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Georgia Journal of Science

Article Title

POLYPLOIDY AND GENOMIC VARIATION IN NORTHERN FLORIDA AND COASTAL GEORGIA POPULATIONS OF RHEXIA, A SMALL GENUS OF FLOWERING WETLAND PLANTS ENDEMIC TO THE NORTH AMERICAN COASTAL PLAIN**

Abstract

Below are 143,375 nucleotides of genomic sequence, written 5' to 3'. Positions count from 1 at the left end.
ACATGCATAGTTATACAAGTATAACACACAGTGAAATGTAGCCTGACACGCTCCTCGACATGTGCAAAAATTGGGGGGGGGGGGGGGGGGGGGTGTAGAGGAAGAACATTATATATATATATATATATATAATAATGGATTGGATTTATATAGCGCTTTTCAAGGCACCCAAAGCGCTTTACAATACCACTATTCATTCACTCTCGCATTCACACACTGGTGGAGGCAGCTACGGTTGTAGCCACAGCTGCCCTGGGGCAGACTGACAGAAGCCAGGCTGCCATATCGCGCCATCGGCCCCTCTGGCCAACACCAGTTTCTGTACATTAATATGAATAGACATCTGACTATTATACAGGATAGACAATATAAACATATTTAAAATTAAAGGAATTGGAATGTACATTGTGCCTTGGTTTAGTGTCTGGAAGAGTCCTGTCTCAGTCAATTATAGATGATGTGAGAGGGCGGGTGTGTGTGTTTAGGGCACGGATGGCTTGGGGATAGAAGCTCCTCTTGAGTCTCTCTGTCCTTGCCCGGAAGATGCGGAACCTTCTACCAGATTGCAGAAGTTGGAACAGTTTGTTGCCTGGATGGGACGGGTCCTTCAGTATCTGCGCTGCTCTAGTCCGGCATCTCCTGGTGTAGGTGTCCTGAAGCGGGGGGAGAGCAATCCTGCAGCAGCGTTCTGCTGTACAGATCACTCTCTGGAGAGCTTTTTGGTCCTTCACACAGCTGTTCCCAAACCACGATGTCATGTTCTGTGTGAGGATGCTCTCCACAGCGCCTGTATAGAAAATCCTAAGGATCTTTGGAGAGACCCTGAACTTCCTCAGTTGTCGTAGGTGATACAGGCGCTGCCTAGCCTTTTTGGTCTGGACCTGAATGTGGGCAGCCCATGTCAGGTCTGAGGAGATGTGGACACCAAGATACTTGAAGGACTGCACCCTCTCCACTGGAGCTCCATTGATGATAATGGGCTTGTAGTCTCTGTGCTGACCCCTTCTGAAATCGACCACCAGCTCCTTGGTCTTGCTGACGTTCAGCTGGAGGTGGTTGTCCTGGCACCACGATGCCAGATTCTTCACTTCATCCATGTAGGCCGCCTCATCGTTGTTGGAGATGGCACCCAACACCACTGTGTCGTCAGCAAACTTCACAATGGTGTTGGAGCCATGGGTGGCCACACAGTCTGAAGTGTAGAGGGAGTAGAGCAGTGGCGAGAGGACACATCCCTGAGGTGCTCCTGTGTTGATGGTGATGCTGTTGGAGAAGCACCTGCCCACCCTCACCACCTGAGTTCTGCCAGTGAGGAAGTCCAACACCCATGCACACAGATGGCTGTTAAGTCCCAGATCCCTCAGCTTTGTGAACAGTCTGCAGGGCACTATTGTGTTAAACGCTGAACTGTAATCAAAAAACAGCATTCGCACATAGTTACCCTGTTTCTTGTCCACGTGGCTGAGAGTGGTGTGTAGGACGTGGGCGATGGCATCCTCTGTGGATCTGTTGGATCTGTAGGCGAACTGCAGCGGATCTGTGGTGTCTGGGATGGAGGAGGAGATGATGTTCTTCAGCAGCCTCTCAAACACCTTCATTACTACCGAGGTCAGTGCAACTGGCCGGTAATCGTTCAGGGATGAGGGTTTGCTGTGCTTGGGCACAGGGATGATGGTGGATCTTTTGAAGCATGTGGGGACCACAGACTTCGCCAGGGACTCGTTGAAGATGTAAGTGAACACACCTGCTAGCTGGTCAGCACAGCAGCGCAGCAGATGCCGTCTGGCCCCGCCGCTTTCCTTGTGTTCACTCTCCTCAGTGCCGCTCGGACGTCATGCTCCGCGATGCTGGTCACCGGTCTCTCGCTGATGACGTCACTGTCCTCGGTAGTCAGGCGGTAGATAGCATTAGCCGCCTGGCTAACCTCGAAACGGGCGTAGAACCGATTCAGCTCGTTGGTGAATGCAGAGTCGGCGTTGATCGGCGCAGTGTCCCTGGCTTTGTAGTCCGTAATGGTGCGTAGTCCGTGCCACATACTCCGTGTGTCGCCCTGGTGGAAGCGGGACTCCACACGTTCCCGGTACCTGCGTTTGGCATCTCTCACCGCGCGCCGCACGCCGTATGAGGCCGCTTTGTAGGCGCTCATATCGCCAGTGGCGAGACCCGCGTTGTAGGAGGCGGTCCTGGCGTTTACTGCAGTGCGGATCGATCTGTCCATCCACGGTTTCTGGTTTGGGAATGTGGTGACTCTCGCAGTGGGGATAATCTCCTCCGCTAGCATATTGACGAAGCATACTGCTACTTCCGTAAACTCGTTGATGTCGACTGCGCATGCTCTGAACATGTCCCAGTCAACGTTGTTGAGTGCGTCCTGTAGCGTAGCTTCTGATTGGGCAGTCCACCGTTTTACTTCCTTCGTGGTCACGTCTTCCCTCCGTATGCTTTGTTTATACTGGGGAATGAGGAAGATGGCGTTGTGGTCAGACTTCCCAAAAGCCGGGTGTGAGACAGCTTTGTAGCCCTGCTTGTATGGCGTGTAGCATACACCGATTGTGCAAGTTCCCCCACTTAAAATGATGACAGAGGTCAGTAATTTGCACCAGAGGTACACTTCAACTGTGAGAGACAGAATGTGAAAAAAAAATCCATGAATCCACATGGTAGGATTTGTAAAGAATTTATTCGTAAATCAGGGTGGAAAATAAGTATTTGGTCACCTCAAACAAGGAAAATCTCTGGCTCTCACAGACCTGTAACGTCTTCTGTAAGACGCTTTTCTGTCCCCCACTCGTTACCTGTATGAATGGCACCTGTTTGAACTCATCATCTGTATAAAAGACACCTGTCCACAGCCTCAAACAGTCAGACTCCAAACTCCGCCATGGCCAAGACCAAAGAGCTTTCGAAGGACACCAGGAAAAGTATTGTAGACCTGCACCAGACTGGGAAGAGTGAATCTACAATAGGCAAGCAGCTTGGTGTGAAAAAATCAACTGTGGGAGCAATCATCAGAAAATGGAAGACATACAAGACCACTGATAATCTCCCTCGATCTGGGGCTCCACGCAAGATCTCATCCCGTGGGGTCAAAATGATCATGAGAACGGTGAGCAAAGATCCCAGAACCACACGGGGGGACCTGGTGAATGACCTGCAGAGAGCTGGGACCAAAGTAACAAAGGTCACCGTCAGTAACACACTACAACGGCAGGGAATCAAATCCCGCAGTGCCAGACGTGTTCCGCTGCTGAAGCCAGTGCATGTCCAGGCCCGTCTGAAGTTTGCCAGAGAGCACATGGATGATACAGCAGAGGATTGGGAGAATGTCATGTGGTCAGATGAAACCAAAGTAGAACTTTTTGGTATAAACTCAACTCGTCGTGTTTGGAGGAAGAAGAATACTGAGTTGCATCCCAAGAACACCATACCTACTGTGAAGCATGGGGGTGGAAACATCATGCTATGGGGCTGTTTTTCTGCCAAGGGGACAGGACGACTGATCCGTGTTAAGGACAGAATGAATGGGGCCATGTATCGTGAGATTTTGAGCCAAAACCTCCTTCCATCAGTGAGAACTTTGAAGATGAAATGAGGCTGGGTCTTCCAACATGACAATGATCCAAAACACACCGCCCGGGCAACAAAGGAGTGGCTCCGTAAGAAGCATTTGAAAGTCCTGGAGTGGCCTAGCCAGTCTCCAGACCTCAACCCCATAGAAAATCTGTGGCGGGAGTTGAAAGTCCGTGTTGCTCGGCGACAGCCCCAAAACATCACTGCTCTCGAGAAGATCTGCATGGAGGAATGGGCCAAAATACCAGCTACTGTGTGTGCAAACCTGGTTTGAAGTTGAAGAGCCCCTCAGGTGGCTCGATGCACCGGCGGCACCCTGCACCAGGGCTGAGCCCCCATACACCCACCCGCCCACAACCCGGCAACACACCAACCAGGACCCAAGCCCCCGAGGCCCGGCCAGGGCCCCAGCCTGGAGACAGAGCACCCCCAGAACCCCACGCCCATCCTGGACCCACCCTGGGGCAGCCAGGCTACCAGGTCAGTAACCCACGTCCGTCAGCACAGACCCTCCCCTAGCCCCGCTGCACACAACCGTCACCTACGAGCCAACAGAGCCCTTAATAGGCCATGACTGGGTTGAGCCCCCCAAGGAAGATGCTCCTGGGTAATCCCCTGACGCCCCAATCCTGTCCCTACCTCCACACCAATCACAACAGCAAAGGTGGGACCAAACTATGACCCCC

Rhexia, a small genus of flowering plants with 13 species commonly known as meadow beauties, occurs primarily in the North American Coastal Plain (NACP), a region identified in 2016 as the world's 36th global biodiversity hotspot. The evolutionary history of these wetland plants is complicated by repeated hybridization and allopolyploidy events, as evidenced by differing phylogenies of maternal vs. bi-parentally inherited molecular markers. Genome duplication (autopolyploidization) is also common in Rhexia, with a third of the species occurring as polyploid complexes (e.g. in R. nashii n=22 or 33). Thus, this small yet genomically complex group of flowering plants can serve as a model for the study of evolutionary processes in plants of regions with high biodiversity coupled with habitat instability, such as the NACP. Our main goal was to determine cytotypes of differeng ploidy levels from specimens representing various species of Rhexia by counting chromosomes in root tip meristem cells, to provide calibration standards for efficient genome size estimation using flow cytometry for future, more extensive studies. Living specimens of 143 Rhexia plants comprising five Rhexia species and two putative hybrids were collected from 21 populations in northern Florida and coastal Georgia, and reared in greenhouses. Root tips were harvested during the growing season, immediately pretreated with 8-hydroxyquinoline to enhance spreading of mitotic chromosomes, fixed in 3:1 ethanol-glacial acetic acid, and stored in 70% ethanol. Root tip meristem cells were isolated and squashed on glass slides, stained with aceto-orcein or DAPI, and examined via light and fluorescent microscopy. Discrete cells with well-defined chromosomes were imaged and counted. We expect to establish cytotypes for multiple specimens of each represented species for varying ploidy levels, thus providing reliable standards to later be used for cytotyping via flow cytometry.

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